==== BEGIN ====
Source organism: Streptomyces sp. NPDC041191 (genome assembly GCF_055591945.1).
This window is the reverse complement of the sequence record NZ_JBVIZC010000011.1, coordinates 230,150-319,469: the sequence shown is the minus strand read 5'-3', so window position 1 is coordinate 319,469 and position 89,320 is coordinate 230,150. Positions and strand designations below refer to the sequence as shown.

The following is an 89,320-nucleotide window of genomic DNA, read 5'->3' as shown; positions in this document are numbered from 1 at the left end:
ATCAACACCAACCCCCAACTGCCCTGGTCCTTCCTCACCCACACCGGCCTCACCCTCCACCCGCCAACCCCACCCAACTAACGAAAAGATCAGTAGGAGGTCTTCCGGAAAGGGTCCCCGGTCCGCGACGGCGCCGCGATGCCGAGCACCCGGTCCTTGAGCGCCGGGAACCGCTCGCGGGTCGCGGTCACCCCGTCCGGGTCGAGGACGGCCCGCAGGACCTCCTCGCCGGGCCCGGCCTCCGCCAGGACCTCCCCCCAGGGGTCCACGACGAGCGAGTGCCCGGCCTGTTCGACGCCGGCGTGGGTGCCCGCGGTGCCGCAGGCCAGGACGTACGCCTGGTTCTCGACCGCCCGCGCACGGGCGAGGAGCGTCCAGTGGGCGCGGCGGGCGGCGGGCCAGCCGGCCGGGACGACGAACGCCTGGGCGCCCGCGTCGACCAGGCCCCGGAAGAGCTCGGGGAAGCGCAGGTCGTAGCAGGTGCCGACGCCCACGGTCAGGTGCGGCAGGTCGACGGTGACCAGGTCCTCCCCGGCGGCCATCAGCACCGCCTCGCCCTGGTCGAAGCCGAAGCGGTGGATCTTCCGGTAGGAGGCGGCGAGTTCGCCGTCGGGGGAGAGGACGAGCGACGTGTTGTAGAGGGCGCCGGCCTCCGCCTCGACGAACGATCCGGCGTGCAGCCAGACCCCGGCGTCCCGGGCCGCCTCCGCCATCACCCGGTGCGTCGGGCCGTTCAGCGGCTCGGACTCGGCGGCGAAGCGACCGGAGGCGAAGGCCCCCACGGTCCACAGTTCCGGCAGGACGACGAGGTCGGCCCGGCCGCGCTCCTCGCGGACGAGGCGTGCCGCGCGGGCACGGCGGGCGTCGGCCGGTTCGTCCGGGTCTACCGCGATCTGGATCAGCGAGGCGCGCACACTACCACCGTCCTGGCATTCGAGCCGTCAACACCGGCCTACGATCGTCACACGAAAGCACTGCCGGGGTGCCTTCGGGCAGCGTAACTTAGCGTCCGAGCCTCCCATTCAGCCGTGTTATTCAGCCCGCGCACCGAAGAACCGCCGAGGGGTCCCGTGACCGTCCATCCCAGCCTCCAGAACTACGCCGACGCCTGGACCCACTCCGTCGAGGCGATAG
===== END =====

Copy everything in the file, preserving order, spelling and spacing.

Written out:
Source organism: Streptomyces sp. NPDC041191 (genome assembly GCF_055591945.1).
This window is the reverse complement of the sequence record NZ_JBVIZC010000011.1, coordinates 230,150-319,469: the sequence shown is the minus strand read 5'-3', so window position 1 is coordinate 319,469 and position 89,320 is coordinate 230,150. Positions and strand designations below refer to the sequence as shown.

The following is an 89,320-nucleotide window of genomic DNA, read 5'->3' as shown; positions in this document are numbered from 1 at the left end:
ATCAACACCAACCCCCAACTGCCCTGGTCCTTCCTCACCCACACCGGCCTCACCCTCCACCCGCCAACCCCACCCAACTAACGAAAAGATCAGTAGGAGGTCTTCCGGAAAGGGTCCCCGGTCCGCGACGGCGCCGCGATGCCGAGCACCCGGTCCTTGAGCGCCGGGAACCGCTCGCGGGTCGCGGTCACCCCGTCCGGGTCGAGGACGGCCCGCAGGACCTCCTCGCCGGGCCCGGCCTCCGCCAGGACCTCCCCCCAGGGGTCCACGACGAGCGAGTGCCCGGCCTGTTCGACGCCGGCGTGGGTGCCCGCGGTGCCGCAGGCCAGGACGTACGCCTGGTTCTCGACCGCCCGCGCACGGGCGAGGAGCGTCCAGTGGGCGCGGCGGGCGGCGGGCCAGCCGGCCGGGACGACGAACGCCTGGGCGCCCGCGTCGACCAGGCCCCGGAAGAGCTCGGGGAAGCGCAGGTCGTAGCAGGTGCCGACGCCCACGGTCAGGTGCGGCAGGTCGACGGTGACCAGGTCCTCCCCGGCGGCCATCAGCACCGCCTCGCCCTGGTCGAAGCCGAAGCGGTGGATCTTCCGGTAGGAGGCGGCGAGTTCGCCGTCGGGGGAGAGGACGAGCGACGTGTTGTAGAGGGCGCCGGCCTCCGCCTCGACGAACGATCCGGCGTGCAGCCAGACCCCGGCGTCCCGGGCCGCCTCCGCCATCACCCGGTGCGTCGGGCCGTTCAGCGGCTCGGACTCGGCGGCGAAGCGACCGGAGGCGAAGGCCCCCACGGTCCACAGTTCCGGCAGGACGACGAGGTCGGCCCGGCCGCGCTCCTCGCGGACGAGGCGTGCCGCGCGGGCACGGCGGGCGTCGGCCGGTTCGTCCGGGTCTACCGCGATCTGGATCAGCGAGGCGCGCACACTACCACCGTCCTGGCATTCGAGCCGTCAACACCGGCCTACGATCGTCACACGAAAGCACTGCCGGGGTGCCTTCGGGCAGCGTAACTTAGCGTCCGAGCCTCCCATTCAGCCGTGTTATTCAGCCCGCGCACCGAAGAACCGCCGAGGGGTCCCGTGACCGTCCATCCCAGCCTCCAGAACTACGCCGACGCCTGGACCCACTCCGTCGAGGCGATAG